The Canada Pension Plan Investment Board (CPPIB) is bracing for headwinds in the event of a recession, but said a wide range of investments makes it well-positioned for uncertain economic conditions.
The board reported Wednesday that it earned a net return of 1.3% in its latest fiscal year, as inflation and rising interest rates weighed on both stock and fixed-income markets.
The board said the investment gains, combined with net transfers from the Canada Pension Plan, brought its net assets to $570 billion on March 31, up from $539 billion a year earlier.
“The investing market has gotten more competitive and more challenging,” said CPP Investments chief executive John Graham in an interview. “We expect forward-looking returns to be down compared to where they’ve been historically, but we’re also in a position where we’re really benefiting from active management and benefiting from diversification.”
Graham said geopolitical events and a potential recession could be difficult to forecast, but CPP Investments is well-prepared.
“The key is for us to build a resilient portfolio — a portfolio that will perform through a wide range of macroeconomic and geopolitical scenarios,” he said. “The way we do that is diversification.”
CPP Investments said the gain for its latest fiscal year reflected returns on investments in infrastructure and certain U.S.-dollar-denominated private equity and credit assets, which benefited from foreign exchange. External investment managers using quantitative, equity, and fixed-income trading strategies also contributed positively to results, the firm said.
A weaker loonie against the U.S. dollar and other major currencies also helped boost investment returns.
The increase included $8 billion in net income and $23 billion in net transfers from the Canada Pension Plan.
But its performance was partially offset by declines in both equities and fixed income across major markets as high inflation and rising interest rates weighed heavily on both asset classes.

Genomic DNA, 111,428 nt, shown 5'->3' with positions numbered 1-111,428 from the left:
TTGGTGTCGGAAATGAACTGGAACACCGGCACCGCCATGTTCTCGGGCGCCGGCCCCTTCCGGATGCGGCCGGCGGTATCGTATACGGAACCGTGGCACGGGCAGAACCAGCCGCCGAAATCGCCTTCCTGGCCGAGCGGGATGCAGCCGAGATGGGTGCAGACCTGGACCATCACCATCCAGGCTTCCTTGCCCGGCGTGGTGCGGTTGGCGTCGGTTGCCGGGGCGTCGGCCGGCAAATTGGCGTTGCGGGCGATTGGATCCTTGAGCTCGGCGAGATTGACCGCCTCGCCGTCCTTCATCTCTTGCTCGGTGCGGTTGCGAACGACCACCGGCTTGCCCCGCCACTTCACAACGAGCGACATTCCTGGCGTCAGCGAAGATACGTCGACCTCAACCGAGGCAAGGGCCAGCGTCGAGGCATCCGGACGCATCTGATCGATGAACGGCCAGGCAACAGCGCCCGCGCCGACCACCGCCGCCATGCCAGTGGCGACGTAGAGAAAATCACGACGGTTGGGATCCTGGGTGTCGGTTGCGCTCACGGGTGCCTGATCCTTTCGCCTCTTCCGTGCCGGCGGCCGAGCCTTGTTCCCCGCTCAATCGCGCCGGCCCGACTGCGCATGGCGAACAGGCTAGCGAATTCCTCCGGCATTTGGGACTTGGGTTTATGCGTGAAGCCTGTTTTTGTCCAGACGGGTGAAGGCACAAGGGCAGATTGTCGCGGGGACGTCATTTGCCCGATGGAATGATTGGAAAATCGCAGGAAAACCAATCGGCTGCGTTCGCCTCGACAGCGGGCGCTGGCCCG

“We had headwinds in certain parts of the portfolio and tailwinds in other parts of the portfolio,” said Graham, who highlighted challenges in office real estate, retail and the technology space over the past year.
“Certain asset classes continue to be pretty robust,” he said. “Like, renewable had a pretty robust year, conventional energy had a robust year.”
As of March 31, CPP Investments’ portfolio included 33% in private equities, 24% in public equities, 12% in fixed income, 13% in credit investments, 9% in real estate and 9% in infrastructure.
In addition to investing across various asset classes, Graham said global diversification is key to CPP Investments’ strategy for navigating a possible recession.
But amid Canada’s ongoing political tensions with China, Graham said CPP Investments remains “surgical” and “selective” in determining which companies in that country to invest in.
He said CPPIB has invested around 9% of its funds in China and “we constantly debate whether that’s the right amount.”
“The right amount is really based on whether we think we’re going to get compensated on a going forward basis for the risk,” he said.
“We do believe that we should have exposure to China because it is the world’s second largest economy. It is a fast-growing economy and it’s very connected right now to the broader world. We certainly are aware and alive to some of the challenges and we spend a lot of time thinking about how one should invest in China.”
On a relative basis, the fund’s net return of 1.3% for the year beat the 0.1% return by its aggregated reference portfolios over the same period.
The fund’s 10-year annualized net return stood at 10.0%